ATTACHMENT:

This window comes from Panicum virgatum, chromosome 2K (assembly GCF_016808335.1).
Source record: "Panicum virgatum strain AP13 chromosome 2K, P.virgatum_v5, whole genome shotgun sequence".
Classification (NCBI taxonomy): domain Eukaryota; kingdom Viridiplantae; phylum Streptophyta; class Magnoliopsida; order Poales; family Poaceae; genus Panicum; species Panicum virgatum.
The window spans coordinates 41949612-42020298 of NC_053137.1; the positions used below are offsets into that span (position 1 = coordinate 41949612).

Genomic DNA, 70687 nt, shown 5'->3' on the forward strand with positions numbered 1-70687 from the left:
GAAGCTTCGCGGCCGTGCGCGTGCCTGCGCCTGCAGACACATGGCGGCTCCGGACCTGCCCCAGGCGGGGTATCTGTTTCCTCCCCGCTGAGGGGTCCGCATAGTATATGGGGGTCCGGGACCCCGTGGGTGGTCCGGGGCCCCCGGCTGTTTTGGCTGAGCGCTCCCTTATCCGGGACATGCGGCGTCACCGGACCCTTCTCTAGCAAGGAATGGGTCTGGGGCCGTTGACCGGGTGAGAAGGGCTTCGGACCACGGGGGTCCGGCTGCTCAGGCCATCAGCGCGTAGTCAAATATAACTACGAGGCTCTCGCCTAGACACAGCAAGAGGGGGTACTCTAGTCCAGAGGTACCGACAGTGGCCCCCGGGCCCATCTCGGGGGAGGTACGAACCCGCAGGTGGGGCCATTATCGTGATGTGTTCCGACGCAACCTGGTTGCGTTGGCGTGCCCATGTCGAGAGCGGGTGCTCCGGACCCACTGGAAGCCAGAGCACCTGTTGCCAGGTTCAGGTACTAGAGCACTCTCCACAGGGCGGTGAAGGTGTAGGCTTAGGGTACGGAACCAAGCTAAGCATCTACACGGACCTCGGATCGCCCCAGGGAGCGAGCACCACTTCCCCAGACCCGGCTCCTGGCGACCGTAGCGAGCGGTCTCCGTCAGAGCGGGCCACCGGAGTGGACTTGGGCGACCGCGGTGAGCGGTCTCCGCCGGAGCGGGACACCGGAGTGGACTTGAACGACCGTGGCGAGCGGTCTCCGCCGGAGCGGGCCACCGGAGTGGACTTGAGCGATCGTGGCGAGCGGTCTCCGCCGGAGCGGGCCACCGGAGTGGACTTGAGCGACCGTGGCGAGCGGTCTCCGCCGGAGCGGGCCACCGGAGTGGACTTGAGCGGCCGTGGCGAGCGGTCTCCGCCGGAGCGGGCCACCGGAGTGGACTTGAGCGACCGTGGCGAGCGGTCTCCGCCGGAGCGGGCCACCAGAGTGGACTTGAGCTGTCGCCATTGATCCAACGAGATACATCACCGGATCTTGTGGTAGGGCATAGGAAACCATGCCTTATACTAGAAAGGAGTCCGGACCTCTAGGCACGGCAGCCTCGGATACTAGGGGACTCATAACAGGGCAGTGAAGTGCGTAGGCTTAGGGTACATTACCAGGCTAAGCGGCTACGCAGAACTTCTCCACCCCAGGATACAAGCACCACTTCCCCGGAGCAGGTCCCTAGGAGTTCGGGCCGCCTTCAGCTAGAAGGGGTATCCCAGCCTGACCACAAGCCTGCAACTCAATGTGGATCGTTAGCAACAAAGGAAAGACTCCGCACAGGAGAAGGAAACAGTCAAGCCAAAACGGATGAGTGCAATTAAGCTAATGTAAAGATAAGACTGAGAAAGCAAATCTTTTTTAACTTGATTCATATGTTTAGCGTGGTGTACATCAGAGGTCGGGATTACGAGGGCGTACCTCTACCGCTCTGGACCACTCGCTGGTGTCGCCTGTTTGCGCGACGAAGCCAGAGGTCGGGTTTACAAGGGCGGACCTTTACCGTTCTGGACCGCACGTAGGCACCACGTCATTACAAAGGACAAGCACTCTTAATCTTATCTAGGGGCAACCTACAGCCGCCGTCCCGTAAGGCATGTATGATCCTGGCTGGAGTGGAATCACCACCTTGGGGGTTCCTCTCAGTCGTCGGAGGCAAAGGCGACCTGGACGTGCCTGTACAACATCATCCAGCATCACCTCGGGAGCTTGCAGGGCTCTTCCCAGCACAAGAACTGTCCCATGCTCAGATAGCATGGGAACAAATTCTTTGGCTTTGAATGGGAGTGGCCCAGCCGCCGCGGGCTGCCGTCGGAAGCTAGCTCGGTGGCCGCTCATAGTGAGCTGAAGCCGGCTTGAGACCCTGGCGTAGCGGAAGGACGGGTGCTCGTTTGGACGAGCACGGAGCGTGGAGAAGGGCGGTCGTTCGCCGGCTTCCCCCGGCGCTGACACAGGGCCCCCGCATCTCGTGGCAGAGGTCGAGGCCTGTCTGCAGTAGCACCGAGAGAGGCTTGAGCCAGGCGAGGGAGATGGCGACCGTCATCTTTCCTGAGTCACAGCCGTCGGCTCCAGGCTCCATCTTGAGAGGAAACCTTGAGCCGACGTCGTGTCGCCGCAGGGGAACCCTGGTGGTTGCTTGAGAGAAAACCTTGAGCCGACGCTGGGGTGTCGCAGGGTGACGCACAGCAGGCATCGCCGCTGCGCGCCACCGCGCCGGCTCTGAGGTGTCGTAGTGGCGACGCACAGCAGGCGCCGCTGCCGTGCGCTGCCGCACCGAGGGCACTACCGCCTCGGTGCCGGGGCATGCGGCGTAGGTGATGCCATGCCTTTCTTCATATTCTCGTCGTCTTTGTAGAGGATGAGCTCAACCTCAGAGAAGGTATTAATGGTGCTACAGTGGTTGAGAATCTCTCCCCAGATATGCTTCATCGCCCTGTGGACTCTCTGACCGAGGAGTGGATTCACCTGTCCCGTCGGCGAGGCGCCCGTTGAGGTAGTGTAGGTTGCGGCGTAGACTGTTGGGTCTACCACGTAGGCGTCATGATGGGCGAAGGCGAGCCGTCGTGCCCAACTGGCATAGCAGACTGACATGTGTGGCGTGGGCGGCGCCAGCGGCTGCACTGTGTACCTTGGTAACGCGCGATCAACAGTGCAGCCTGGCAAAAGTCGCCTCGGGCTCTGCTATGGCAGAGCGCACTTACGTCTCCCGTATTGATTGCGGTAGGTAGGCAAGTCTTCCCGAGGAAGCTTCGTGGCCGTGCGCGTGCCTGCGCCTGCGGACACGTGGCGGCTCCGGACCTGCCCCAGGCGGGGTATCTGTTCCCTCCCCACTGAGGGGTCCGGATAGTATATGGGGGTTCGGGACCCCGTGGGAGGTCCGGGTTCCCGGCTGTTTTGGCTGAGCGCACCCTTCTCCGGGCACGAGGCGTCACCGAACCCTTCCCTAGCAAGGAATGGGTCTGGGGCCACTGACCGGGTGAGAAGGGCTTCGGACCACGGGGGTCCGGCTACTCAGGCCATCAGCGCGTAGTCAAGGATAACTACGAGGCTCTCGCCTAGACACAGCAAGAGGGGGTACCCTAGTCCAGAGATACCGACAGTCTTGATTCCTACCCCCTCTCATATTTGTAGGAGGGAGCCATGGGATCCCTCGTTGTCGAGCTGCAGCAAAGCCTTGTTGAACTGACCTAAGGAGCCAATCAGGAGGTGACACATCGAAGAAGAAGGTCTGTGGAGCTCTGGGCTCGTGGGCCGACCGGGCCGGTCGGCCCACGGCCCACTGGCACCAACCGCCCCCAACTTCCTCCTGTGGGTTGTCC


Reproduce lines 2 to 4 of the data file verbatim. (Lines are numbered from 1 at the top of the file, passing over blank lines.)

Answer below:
Source record: "Panicum virgatum strain AP13 chromosome 2K, P.virgatum_v5, whole genome shotgun sequence".
Classification (NCBI taxonomy): domain Eukaryota; kingdom Viridiplantae; phylum Streptophyta; class Magnoliopsida; order Poales; family Poaceae; genus Panicum; species Panicum virgatum.
The window spans coordinates 41949612-42020298 of NC_053137.1; the positions used below are offsets into that span (position 1 = coordinate 41949612).